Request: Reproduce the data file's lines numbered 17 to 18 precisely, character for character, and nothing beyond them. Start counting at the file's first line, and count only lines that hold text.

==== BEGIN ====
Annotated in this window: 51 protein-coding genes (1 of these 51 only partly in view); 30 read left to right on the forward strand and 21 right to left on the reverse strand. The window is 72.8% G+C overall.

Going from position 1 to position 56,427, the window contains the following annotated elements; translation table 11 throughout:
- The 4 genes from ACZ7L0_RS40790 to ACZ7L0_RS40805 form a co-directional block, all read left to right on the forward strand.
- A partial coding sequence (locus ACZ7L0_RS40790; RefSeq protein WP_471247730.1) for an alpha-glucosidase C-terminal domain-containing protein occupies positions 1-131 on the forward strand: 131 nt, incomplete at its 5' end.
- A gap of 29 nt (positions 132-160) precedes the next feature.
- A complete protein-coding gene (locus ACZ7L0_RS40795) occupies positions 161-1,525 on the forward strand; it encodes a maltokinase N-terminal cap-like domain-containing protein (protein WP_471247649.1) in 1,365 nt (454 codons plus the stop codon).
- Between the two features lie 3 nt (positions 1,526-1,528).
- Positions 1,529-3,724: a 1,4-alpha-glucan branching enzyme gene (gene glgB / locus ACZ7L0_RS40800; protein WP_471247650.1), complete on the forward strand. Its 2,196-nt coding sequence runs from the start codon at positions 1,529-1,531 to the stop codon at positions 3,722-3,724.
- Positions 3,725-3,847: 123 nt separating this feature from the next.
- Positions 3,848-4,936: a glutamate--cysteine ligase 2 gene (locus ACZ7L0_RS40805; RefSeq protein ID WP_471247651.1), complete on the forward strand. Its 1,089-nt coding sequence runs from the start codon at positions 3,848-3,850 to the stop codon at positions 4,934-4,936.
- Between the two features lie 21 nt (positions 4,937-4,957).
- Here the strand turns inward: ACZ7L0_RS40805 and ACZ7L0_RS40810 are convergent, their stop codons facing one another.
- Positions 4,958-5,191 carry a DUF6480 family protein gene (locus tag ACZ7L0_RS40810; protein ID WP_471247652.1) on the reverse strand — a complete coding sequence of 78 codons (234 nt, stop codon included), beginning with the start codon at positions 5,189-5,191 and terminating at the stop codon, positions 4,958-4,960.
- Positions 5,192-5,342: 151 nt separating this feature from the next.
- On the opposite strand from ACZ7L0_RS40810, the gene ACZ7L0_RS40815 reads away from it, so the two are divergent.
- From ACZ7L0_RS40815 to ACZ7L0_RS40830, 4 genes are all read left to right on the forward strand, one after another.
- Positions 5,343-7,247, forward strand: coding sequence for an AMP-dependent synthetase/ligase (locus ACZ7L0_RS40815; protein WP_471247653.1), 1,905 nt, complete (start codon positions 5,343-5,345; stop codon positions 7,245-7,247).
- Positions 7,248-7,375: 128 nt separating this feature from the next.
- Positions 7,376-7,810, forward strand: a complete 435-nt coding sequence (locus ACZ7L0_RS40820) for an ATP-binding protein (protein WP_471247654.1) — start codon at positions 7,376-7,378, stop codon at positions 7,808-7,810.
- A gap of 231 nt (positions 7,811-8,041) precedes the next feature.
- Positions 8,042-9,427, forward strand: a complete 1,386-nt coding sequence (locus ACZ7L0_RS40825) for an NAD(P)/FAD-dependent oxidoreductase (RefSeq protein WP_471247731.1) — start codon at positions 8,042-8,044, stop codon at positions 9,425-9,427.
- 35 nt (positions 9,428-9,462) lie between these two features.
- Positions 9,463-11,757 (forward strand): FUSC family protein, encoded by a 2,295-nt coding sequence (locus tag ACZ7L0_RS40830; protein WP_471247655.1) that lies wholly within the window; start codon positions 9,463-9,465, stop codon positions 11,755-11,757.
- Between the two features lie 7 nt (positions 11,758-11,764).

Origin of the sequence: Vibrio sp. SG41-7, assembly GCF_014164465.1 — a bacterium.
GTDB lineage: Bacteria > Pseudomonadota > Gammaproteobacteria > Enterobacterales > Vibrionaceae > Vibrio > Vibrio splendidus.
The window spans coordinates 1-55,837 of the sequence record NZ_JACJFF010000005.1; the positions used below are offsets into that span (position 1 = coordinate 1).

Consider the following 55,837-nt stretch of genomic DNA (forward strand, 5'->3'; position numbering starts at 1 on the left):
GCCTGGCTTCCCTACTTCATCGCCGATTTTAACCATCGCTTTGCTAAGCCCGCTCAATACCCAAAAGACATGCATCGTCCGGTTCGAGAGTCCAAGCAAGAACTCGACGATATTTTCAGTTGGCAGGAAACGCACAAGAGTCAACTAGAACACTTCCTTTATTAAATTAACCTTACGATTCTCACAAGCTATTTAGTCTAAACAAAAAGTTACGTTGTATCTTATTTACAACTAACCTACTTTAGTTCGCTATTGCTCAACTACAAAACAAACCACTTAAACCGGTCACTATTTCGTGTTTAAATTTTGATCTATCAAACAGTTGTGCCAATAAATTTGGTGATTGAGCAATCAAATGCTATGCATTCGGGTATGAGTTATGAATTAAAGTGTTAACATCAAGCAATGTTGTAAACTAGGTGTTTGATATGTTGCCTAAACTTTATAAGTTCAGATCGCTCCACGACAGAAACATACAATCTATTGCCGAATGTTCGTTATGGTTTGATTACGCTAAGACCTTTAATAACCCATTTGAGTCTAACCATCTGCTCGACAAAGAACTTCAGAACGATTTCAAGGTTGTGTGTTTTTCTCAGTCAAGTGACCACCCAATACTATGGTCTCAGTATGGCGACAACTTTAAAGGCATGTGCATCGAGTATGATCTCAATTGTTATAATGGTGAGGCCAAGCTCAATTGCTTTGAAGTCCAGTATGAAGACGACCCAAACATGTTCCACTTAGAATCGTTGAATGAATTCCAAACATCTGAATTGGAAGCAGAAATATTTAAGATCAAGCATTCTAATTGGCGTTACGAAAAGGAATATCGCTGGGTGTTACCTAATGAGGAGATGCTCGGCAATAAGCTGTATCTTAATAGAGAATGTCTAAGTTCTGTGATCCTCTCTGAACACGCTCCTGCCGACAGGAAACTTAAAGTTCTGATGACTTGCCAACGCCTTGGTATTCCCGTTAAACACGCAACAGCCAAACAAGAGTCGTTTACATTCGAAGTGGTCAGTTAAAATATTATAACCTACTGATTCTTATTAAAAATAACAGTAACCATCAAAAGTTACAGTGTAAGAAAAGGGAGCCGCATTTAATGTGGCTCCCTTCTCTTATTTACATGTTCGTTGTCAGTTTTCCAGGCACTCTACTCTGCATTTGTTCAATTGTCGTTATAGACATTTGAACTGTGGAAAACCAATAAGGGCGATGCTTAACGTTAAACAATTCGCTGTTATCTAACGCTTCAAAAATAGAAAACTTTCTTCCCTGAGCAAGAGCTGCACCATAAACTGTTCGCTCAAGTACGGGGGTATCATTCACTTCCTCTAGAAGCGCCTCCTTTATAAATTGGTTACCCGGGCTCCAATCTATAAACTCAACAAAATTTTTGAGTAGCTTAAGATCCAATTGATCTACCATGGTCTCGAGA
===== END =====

- Positions 5,343-7,247, forward strand: coding sequence for an AMP-dependent synthetase/ligase (locus ACZ7L0_RS40815; protein WP_471247653.1), 1,905 nt, complete (start codon positions 5,343-5,345; stop codon positions 7,245-7,247).
- Positions 7,248-7,375: 128 nt separating this feature from the next.